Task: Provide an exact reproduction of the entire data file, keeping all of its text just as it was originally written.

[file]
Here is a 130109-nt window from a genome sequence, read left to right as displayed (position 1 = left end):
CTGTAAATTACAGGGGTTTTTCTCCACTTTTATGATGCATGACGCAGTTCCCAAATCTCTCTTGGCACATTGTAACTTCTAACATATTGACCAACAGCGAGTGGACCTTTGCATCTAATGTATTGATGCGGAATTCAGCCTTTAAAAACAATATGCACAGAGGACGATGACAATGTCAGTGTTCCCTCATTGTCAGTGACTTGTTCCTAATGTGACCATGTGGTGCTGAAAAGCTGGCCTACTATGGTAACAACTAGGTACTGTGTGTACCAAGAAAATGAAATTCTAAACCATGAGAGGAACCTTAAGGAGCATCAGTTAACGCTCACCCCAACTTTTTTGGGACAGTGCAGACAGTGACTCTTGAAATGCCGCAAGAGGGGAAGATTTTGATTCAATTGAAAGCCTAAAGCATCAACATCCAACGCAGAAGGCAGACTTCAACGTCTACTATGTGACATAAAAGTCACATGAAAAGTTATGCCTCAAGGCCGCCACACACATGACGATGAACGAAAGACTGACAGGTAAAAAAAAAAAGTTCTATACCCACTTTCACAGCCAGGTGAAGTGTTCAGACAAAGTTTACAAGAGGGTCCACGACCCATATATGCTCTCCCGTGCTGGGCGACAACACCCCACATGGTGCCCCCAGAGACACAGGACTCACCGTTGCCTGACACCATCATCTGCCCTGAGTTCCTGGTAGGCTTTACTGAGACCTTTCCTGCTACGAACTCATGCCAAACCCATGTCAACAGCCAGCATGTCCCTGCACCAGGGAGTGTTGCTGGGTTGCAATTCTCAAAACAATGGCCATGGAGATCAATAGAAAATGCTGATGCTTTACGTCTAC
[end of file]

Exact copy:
Here is a 130109-nt window from a genome sequence, read left to right as displayed (position 1 = left end):
CTGTAAATTACAGGGGTTTTTCTCCACTTTTATGATGCATGACGCAGTTCCCAAATCTCTCTTGGCACATTGTAACTTCTAACATATTGACCAACAGCGAGTGGACCTTTGCATCTAATGTATTGATGCGGAATTCAGCCTTTAAAAACAATATGCACAGAGGACGATGACAATGTCAGTGTTCCCTCATTGTCAGTGACTTGTTCCTAATGTGACCATGTGGTGCTGAAAAGCTGGCCTACTATGGTAACAACTAGGTACTGTGTGTACCAAGAAAATGAAATTCTAAACCATGAGAGGAACCTTAAGGAGCATCAGTTAACGCTCACCCCAACTTTTTTGGGACAGTGCAGACAGTGACTCTTGAAATGCCGCAAGAGGGGAAGATTTTGATTCAATTGAAAGCCTAAAGCATCAACATCCAACGCAGAAGGCAGACTTCAACGTCTACTATGTGACATAAAAGTCACATGAAAAGTTATGCCTCAAGGCCGCCACACACATGACGATGAACGAAAGACTGACAGGTAAAAAAAAAAAGTTCTATACCCACTTTCACAGCCAGGTGAAGTGTTCAGACAAAGTTTACAAGAGGGTCCACGACCCATATATGCTCTCCCGTGCTGGGCGACAACACCCCACATGGTGCCCCCAGAGACACAGGACTCACCGTTGCCTGACACCATCATCTGCCCTGAGTTCCTGGTAGGCTTTACTGAGACCTTTCCTGCTACGAACTCATGCCAAACCCATGTCAACAGCCAGCATGTCCCTGCACCAGGGAGTGTTGCTGGGTTGCAATTCTCAAAACAATGGCCATGGAGATCAATAGAAAATGCTGATGCTTTACGTCTAC